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From Steve Holden <st...@holdenweb.com>
Subject Re: ACNA pricing [was:apachecon eu speaker subsidies]
Date Thu, 13 Sep 2012 04:12:57 GMT
On Sep 12, 2012, at 4:25 AM, Ross Gardler wrote:

> Please remember that we, ConCom agreed not to interfere with the business
> decisions of the producer.
> 
> I know Noirin said that Steve should say when discussion was over. I'm not
> telling anyone to shut up, just reminding Steve that he can tell us to shut
> up. ACNA needs to be the event Steve thinks it should be.
> 


Thanks, Ross - and everyone else who is contributing to this discussion. At current levels
I can handle the input from the chattering classes ;-)

More seriously, it is our intention that ApacheCon NA continues to be recognized as a community
conference (though not the "Community Edition"), even though it is being run on a commercial
basis. I know from my experience founding PyCon, as do you, that the primary benefit to the
Board is our assumption of risk. Anyone who wishes to regard this risk as inconsiderable might
like to reflect on the $45,000 we have lost this year on canceled events. In business these
risks can be weighed and accepted, but I know from personal experience they are tough for
non-profits to handle.

We started PyCon because the predecessor conference (the "International Python Conference")
was too expensive, and therefore inaccessible, for many of the people who were contributing
to the code base. Thus it could not really lay claim to being a "community conference" because
the less wealthy contributors (often the bright up-and-coming youngsters with the energy and
drive to put their ideas into practice) simply didn't turn up. When they arrived at PyCon
in force things acquired a new energy level, whose momentum can be discerned to this day.
So I am very mindful of the need to ensure financial accessibility.

This means, however, that to do it properly we have to try and genuinely embed ourselves in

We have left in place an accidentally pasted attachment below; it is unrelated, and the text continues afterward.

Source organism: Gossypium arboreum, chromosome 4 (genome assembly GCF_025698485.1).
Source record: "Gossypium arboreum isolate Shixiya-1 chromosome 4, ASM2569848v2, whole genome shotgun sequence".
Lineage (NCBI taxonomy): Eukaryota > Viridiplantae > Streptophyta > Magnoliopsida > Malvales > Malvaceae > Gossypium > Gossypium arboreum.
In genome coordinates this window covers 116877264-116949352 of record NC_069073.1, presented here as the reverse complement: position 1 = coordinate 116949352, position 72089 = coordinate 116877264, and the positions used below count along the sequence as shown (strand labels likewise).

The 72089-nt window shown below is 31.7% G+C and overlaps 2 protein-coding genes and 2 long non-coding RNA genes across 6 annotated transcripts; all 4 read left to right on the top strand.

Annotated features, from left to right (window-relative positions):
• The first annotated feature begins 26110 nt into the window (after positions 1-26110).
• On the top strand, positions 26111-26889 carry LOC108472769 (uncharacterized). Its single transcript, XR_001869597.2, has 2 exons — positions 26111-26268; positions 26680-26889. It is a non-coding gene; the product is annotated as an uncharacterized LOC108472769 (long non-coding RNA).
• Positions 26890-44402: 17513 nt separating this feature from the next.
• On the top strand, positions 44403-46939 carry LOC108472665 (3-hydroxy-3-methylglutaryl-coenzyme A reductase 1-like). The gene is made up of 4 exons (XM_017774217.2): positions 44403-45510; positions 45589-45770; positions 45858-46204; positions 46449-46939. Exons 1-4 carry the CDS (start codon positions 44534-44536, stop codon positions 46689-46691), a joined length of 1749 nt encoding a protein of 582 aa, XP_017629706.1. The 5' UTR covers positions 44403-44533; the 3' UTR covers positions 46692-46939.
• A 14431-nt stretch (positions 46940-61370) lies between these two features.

the community, rather than being a predator attempting to live off it. I hear people talking
all the time about "giving back." Until someone can spend a lifetime's unpaid labor writing
open source code for the good of humanity and retire comfortably I prefer to pay it forward
in the hope that when I am old and infirm (next year) the communities I have been part of
will recognize the value of my contributions. This is, naturally, subject to abuse and other
disappointments, and it's entirely possible that I will die a disillusioned idealist. If I
happen to get rich from ApacheCon then I will be able to support the communities!

I know that the work I have done so far for and with the ASF has demonstrated my integrity,
and I hope that the community can respond by realizing that even if we don't get things entirely
right for ACNA next February we are definitely open to community input (before, during and
after) about how to improve it. Even if we aren't selected to run further conferences I will
be happy to pass on my experience to whoever follows. You don't produce great conferences
by turning them into political footballs.

Some of this may, I understand, seem strange coming from a "businessman," but I believe it
behooves us in the open source communities to accept that it's time things were run differently.
ACNA will be a success for us only if the ASF meets its goals for the conference.

Input from the communities we are attempting to serve is invaluable, so we are paying close
attention (despite the distractions of ongoing events). If it gets out of hand I promise to
say so.

regards
 Steve
--
Steve Holden steve@holdenweb.com,  Holden Web, LLC http://holdenweb.com/
Python classes (and much more) through the web http://oreillyschool.com/
Conferences and technical event management at http://theopenbastion.com/
Next: Helping with ApacheCon EU (community edition) http://apachecon.eu/




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